Barker described mill baskets as a source of pride for workers in paper mills and a toy at times for children. 

“It was always, to me, a symbol of a job,” Barker said. 

The men who carried mill baskets did so with a certain style, he said.

Barker remembers digging through his father’s basket when the workday finished, searching for a leftover snack, and then using the basket for play time.

On his walks to and from the mill, he saw certain men who were known as “lunch basket carriers.” 

These were men who were considered mentally challenged and whom some workers got to carry their baskets for them.

“There was one man I remember who would carry three lunch baskets, one on each arm and one in the middle,” Barker said.

Pranks were in no shortage at the mill. 

Barker recalls a man who had his chocolate cake stolen and sought revenge by nailing the thief’s mill basket to a bench.

“This particular man would always leave the mill in a hurry. He would just grab his lunch basket from the handles running full force out of the mill,” Barker said.

“When he ran by, he literally just grabbed the handles, because the rest of the basket was still there bolted down.” 

Ultimately, the mill baskets meant there was work. The crafters who made them, the men and children who carried them, and the women who packed them, did so with pride.

Mill baskets are no longer a tradition in Newfoundland, and Barker says the loss of such items represents a loss of history. 

“It was a loss of trades, skills, and a loss of knowledge,” he said.

Tea dolls

Tea dolls were a way of survival and teaching for Indigenous people. 

A tea doll is a stitched doll made to resemble a person wearing traditional Innu clothing, everything from the colours on their hats, down to the undergarments. 

A tea doll made by Angela Andrews. Andrews' tea dolls brought her across the country speaking about Innu traditions and crafts. (Victoria Elson photo)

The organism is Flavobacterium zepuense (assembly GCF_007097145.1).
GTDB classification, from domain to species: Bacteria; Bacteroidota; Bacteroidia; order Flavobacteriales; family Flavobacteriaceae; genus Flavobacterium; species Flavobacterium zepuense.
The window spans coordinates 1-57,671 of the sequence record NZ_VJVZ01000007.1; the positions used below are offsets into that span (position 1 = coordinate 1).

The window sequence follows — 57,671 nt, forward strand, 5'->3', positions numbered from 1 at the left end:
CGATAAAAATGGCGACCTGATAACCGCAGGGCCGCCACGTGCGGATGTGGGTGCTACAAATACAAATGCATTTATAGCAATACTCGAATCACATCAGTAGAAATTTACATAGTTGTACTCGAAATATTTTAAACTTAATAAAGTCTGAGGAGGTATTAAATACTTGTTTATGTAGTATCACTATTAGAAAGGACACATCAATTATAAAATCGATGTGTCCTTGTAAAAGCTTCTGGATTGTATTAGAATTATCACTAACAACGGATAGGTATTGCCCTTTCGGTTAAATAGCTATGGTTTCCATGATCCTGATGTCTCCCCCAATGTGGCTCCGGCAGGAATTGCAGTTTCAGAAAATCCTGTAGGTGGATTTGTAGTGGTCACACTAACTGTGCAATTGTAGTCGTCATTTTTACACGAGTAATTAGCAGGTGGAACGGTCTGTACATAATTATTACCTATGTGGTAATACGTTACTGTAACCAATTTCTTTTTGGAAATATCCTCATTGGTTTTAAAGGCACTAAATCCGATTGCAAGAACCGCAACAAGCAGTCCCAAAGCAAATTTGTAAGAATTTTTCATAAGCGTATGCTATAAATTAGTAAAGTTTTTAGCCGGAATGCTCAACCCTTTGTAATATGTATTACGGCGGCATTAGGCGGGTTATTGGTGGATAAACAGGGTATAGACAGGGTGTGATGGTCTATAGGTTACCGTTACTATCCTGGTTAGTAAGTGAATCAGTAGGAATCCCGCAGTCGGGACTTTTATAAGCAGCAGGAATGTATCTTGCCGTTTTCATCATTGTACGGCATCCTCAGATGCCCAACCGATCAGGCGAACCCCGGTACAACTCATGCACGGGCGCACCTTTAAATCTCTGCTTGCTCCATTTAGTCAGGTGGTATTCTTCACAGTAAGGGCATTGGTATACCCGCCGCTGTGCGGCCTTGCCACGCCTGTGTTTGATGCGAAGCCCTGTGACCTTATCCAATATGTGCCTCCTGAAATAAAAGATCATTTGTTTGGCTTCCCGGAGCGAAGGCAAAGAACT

A tea doll made by Angela Andrew. Andrew's tea dolls brought her across the country speaking about Innu traditions and crafts. (Victoria Elson photo)

Animal hides, commonly caribou, were used for the face and other parts of the dolls.

Mothers made the dolls for their children to help them learn responsibility.

The doll would be stuffed with tea leaves and children would be tasked with carrying their dolls, and the family’s tea leaves, from campsite to campsite. 

A majority of the tea dolls found in Newfoundland and Labrador can be traced back to Angela Andrew. 

Andrew was a Labrador artist and was thought to be one of the last people making Tea Dolls. 

She died in February, and since then others have followed in her footsteps.

Victoria Elson is Andrew’s granddaughter and she doesn’t believe the tradition has been lost in her hometown of Sheshatshiu.

“I may be biased, but I think my grandmother was the first one to bring (tea doll making) back and start it again around the community,” Elson said. “As Sheshatshiu got settled into a community, she was seeing a lot of decline in tradition, and as she grew older she wanted to bring some of that back.”

Elson said young people in Sheshatshiu know more about it now because of a focus on Innu culture in the education system. 

“I wouldn’t say there is a decline now,” Elson said. “It was (a decline that) my grandmother saw in the ‘60s, ‘70s and ‘80s. That’s why she began bringing back that particular tradition.

“They are more for collecting now,” she said. “I think it would be a terrible thing to lose because it’s such an important factor in my life, and if I were to lose that, it would be like losing my grandmother.”

Jarvis and Green’s survey can be found online at www.heritagecraft.ca.

Twitter: @JasmineBurtNL